Last year, a paper “You Snooze, You Lose: Measuring PLC Cycle Times Under Attacks” was published by the researchers of the German universities Hochschule Augsburg and Freie Universität Berlin. It demonstrated how a denial of service (DoS) attack affected programmable logic controllers (PLCs). The research showed that network flooding could disturb the physical processes of a device. The study involved 16 devices from six different vendors, which clearly showed that network traffic could influence the processes controlled by industrial control systems (ICS). The research concluded that controllers with default configurations are susceptible to DoS attacks.
Another research also found that over half of attacks that targeted at the technology sector DoS/DDoS attacks accounted for 25% of them.
On December 12, 2019, ICS-CERT released an advisory related to the CVE-2019-10953 flaw. Apart from risk evaluation and technical details, it contained responses of the affected vendors. Well, according to the National Vulnerability Database, the controllers with CVE-2019-10953 flaw when flooded with network packets face DoS attack. The security loophole received a CVSS (Common Vulnerability Scoring System) score of 7.5, after which it was declared as a “high severity” flaw.
Phases of a PLC cycle time
Cybersecurity experts believe that DoS attacks impact industrial systems more than the IT systems. It aims at the cycle time of a PLC, which consists of four critical phases –
- Reading inputs (for example, use of sensors),
- Executing program,
- Performing diagnostics and communication tasks and
- Generating output.
These four phases combine to form a PLC cycle time, usually ranging from 1 to 10 milliseconds. The DoS targets this cycle time to cause major disruptions in the PLC controlled processes.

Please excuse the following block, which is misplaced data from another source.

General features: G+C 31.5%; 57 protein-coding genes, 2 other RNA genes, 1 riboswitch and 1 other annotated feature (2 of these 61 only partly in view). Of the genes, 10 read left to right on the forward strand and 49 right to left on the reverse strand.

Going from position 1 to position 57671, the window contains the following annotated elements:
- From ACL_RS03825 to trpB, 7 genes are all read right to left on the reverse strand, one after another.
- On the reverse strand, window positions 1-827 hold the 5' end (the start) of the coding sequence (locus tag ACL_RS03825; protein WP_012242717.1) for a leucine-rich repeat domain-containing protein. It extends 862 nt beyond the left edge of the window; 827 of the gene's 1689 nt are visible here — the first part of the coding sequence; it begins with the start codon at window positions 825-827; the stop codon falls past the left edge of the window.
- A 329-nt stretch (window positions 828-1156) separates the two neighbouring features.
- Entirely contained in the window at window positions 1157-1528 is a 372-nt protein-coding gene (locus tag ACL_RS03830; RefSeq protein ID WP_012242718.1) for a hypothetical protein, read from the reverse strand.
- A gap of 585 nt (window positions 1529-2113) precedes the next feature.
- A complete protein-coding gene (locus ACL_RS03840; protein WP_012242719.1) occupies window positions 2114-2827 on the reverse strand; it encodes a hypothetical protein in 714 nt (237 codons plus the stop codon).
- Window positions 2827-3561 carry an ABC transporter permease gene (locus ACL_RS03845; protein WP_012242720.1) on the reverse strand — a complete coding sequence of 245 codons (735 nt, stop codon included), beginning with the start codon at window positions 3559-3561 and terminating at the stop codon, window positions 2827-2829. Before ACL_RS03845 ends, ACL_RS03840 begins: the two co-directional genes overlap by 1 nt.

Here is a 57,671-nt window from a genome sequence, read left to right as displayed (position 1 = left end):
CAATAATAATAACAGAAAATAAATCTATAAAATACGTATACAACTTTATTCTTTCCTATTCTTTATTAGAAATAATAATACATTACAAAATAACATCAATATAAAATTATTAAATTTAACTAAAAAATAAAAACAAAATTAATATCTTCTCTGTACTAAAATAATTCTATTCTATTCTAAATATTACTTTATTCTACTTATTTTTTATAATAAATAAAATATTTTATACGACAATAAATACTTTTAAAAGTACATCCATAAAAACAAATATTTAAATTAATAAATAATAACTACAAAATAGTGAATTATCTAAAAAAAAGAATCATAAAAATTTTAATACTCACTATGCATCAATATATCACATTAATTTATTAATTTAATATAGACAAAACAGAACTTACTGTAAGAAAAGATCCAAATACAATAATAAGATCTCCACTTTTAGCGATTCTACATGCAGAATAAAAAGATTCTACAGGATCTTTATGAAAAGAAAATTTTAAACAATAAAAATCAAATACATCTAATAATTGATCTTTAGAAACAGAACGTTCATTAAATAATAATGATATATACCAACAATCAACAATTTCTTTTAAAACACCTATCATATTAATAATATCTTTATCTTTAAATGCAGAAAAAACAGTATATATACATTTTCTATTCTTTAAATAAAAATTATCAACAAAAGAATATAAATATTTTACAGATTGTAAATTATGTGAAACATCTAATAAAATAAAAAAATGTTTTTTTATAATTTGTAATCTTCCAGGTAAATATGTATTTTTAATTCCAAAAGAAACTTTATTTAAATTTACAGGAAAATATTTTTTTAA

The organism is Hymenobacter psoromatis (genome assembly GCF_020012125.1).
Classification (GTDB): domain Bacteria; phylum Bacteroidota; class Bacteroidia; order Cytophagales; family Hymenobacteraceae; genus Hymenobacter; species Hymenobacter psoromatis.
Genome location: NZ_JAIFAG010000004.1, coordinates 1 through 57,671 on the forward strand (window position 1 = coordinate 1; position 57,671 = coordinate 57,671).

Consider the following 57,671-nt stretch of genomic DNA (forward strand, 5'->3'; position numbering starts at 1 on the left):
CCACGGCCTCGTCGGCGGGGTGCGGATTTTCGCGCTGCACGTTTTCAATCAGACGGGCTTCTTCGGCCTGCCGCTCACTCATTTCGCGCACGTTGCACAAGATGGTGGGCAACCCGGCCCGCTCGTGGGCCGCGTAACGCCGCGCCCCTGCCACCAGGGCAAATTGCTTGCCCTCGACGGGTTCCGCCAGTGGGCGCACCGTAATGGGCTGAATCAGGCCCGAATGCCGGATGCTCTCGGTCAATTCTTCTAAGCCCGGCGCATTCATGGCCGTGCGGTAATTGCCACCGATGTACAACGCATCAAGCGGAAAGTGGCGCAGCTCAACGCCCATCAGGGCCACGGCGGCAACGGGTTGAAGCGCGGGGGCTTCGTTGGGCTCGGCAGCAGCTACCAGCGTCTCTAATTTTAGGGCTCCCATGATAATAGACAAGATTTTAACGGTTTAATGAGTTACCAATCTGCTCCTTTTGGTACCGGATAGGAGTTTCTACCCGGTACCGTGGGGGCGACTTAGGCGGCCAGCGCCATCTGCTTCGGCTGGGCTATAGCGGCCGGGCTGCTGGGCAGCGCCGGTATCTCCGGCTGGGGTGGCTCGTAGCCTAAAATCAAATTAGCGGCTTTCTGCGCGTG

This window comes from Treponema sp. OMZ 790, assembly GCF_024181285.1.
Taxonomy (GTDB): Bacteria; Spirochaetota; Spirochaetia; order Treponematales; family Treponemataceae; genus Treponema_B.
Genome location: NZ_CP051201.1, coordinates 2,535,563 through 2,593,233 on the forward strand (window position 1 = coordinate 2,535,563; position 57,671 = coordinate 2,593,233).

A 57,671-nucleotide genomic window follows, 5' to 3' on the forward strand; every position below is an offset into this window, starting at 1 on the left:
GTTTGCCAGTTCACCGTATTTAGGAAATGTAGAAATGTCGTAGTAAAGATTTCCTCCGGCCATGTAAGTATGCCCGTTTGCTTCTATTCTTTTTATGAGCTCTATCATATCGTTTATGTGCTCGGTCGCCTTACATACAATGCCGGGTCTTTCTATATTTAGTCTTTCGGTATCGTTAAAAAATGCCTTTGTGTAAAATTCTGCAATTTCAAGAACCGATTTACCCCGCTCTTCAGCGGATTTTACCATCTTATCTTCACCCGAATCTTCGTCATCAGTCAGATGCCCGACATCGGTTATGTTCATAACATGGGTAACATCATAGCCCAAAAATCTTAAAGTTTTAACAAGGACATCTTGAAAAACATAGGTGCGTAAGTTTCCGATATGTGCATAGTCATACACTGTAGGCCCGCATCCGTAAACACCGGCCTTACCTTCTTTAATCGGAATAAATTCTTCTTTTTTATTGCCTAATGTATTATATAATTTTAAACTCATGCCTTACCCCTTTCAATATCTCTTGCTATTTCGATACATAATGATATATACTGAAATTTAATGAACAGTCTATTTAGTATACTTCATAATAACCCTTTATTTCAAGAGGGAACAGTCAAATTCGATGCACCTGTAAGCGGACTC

PLCs react to this flaw differently – sometimes, they completely stop updating outputs while others respond by slowing down the performance. As the threat actors don’t need to know the specifics of the physical processes controlled by the PLCs before launching crafted network traffic, the attack can be launched in two ways –
- From the internet directly
- From a compromised device located on the same network
This form of DoS attack affects not only the network side of the PLC but also the processes controlled by the affected PLC. Interestingly, it doesn’t have any impact on network connectivity.
Organizations need the intervention of a Certified Network Defender (C|ND) who can identify potential threats and keep devices safe from cybercriminals. The program helps the attendees to protect, detect, and respond to the network attacks, including DoS attacks. Their skills save enterprises from numerous network-based threats. It also offers hands-on experience to make you job ready.